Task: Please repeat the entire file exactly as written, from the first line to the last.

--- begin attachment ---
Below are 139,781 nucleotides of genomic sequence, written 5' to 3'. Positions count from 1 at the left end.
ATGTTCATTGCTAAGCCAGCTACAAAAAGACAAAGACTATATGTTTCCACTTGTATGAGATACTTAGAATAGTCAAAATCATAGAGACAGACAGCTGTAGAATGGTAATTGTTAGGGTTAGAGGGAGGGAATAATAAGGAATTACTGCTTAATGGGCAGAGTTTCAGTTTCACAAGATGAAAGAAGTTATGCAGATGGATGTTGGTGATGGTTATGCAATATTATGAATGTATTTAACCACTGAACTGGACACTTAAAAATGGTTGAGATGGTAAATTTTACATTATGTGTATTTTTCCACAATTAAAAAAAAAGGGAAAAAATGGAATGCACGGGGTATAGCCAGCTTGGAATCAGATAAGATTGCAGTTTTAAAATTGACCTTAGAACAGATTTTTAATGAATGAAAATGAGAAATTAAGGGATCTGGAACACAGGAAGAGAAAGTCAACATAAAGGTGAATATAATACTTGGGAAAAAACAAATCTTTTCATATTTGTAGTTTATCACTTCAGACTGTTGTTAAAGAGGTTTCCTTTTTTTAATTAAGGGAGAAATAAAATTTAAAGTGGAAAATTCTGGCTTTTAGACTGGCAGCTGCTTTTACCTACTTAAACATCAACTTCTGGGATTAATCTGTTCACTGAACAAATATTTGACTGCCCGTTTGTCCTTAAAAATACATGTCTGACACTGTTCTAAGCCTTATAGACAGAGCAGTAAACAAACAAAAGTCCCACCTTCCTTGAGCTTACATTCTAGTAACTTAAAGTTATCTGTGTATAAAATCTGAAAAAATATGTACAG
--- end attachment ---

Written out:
Below are 139,781 nucleotides of genomic sequence, written 5' to 3'. Positions count from 1 at the left end.
ATGTTCATTGCTAAGCCAGCTACAAAAAGACAAAGACTATATGTTTCCACTTGTATGAGATACTTAGAATAGTCAAAATCATAGAGACAGACAGCTGTAGAATGGTAATTGTTAGGGTTAGAGGGAGGGAATAATAAGGAATTACTGCTTAATGGGCAGAGTTTCAGTTTCACAAGATGAAAGAAGTTATGCAGATGGATGTTGGTGATGGTTATGCAATATTATGAATGTATTTAACCACTGAACTGGACACTTAAAAATGGTTGAGATGGTAAATTTTACATTATGTGTATTTTTCCACAATTAAAAAAAAAGGGAAAAAATGGAATGCACGGGGTATAGCCAGCTTGGAATCAGATAAGATTGCAGTTTTAAAATTGACCTTAGAACAGATTTTTAATGAATGAAAATGAGAAATTAAGGGATCTGGAACACAGGAAGAGAAAGTCAACATAAAGGTGAATATAATACTTGGGAAAAAACAAATCTTTTCATATTTGTAGTTTATCACTTCAGACTGTTGTTAAAGAGGTTTCCTTTTTTTAATTAAGGGAGAAATAAAATTTAAAGTGGAAAATTCTGGCTTTTAGACTGGCAGCTGCTTTTACCTACTTAAACATCAACTTCTGGGATTAATCTGTTCACTGAACAAATATTTGACTGCCCGTTTGTCCTTAAAAATACATGTCTGACACTGTTCTAAGCCTTATAGACAGAGCAGTAAACAAACAAAAGTCCCACCTTCCTTGAGCTTACATTCTAGTAACTTAAAGTTATCTGTGTATAAAATCTGAAAAAATATGTACAG